Stargazing in Texas Frequently Asked Questions
If you live in Texas or are just visiting, Alison and I welcome you to one of the best places in the U.S. to stargaze! We aren’t just saying that because it’s our home. Texas is actually home to a huge number of great places to see the stars.
The purpose of this page is to help answer some of the most commonly asked questions on the internet about Texas stargazing. When you are finished, don’t forget to check out the rest of our website and social media channels or explore more of our blog!
Can you see the stars in Texas?
You absolutely can see stars in Texas! We actually shoot lots of astrophotography and stargaze whenever we go camping all over the great state of Texas. Check out some of Alison’s images on Instagram or YouTube to see some of our favorite places to stargaze. Your best bet to see the most stars in Texas is to travel to the western part of the state away from any heavily light polluted urban area.
Can I see the Milky Way in Texas?
You can definitely see the Milky Way in Texas! When people talk about seeing the Milky Way, they are usually referring to the Galactic Core of our galaxy, the Milky Way. Since most people live under light polluted skies, they cannot see the Milky Way, so it’s important to travel far away from cities and areas with lots of lights.
Where is the best place in Texas to see the Milky Way?
To view the Milky Way in Texas, head as far away from light pollution as possible. You don’t have to be under the darkest skies in the state such as Big Bend National Park or Big Bend Ranch State Park like you might read on other websites. A Bortle 4 sky or lower is typically when you will see definition in the Milky Way that’s good enough to view clearly. Whenever our family heads to the darker green areas on this map, we can see the Milky Way in Texas just fine.
It should be noted, when we are talking about viewing the Milky Way, it usually means we are interested in seeing the Milky Way Core since we actually live in the Milky Way Galaxy.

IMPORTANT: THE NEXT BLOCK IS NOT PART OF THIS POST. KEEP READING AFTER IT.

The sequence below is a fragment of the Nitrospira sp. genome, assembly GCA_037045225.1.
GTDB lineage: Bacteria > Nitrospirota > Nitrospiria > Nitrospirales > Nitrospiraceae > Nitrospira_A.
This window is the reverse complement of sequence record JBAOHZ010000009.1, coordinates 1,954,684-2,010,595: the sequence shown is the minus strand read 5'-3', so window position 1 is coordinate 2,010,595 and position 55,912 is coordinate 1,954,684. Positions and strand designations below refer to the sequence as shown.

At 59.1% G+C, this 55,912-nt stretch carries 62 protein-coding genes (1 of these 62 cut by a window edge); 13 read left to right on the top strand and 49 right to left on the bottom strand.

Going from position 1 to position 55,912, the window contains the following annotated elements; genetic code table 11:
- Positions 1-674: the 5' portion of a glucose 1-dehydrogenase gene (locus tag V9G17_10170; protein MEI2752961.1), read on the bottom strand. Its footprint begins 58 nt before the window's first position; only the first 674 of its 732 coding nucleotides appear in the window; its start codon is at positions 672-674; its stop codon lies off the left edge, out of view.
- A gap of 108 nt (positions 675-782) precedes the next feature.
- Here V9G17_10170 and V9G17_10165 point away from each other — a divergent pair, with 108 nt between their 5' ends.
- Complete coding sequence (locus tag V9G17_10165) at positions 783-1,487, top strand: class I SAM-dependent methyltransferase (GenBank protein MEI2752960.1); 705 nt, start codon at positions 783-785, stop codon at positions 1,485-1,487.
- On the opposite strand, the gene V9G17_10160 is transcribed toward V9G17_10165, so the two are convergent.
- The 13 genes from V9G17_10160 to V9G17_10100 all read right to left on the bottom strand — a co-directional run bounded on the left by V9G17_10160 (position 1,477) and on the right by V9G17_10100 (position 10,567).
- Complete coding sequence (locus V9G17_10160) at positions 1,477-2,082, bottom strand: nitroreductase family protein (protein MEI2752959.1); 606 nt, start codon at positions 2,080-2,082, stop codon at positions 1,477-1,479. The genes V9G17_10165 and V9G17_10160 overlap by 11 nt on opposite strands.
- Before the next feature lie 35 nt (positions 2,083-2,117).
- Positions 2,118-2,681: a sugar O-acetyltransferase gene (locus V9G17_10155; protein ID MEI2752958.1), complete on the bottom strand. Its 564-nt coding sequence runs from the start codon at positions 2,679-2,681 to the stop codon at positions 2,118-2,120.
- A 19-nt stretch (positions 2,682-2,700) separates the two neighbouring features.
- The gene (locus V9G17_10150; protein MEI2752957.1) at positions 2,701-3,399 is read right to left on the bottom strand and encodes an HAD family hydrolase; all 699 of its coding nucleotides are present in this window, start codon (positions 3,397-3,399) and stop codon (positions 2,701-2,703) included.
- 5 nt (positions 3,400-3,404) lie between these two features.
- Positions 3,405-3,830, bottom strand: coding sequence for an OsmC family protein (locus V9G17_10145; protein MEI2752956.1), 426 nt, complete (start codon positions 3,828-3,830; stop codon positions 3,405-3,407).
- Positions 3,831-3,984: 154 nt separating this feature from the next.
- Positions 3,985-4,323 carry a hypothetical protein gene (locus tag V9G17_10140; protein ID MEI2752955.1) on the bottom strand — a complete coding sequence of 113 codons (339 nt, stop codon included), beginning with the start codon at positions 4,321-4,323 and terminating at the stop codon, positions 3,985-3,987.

When is the best time of year to see the Milky Way in Texas?
Your chance of seeing the Milky Way in Texas can be increased based on the month you are looking for it. March through October is the best time to see the Milky Way Core since it tends to dip below the horizon in the colder months. In the middle months of June, July, and August the Milky Way is typically more vertical in the night sky. In the bookend months of March, April, May, September, and October, the Milky Way can appear a bit more horizontal in the night sky.
Where in Texas has the least light pollution?
If you look at a light pollution map, you will see that overall East Texas has more light pollution than West Texas. There are definitely pockets of relatively dark skies in the east with some Bortle 3 skies, but the west is definitely best for stargazing. The least amount of light pollution in Texas is down in the southwest area of the state. You’ll discover amazingly dark Bortle 1 skies in Big Bend National Park, Big Bend Ranch State Park, and in the area just outside of Fort Davis. Just head south on the 118 from Alpine, and you won’t be disappointed by this incredibly dark area!
Where is the darkest place in Texas?
The darkest place in Texas is located in the mountains of Big Bend National Park in the southwestern part of the state. With Bortle 1 skies and no light pollution for miles in addition to numerous valleys within this park, any light pollution on the horizon is shielded from view by the mountainous terrain. Devil’s River National Recreation Area is NOT the darkest place in Texas even though it was designated as an International Dark-Sky Sanctuary in 2019. It only has Bortle 2 skies and some light pollution can be seen on the horizon. (I hope Google fixes the search result as the answer to this question.)
Why are there no stars in Texas?
There are plenty of stars in Texas! If you are wondering about stars in the sky, you might be located near a large city or a town with plenty of light pollution. To see stars, travel away from the city center until you are somewhere more rural.
If you are wondering about celebrity stars, Texas has plenty of those too. Some love part-time in the state, and others are full-time residents. Here are several notable stars: Matthew McConaughey, Sandra Bullock, Tommy Lee Jones, Willie Nelson, Jason Lee, Elijah Wood, George Foreman, Mark Cuban, and Don Henley.
Is there a dark sky park in Texas?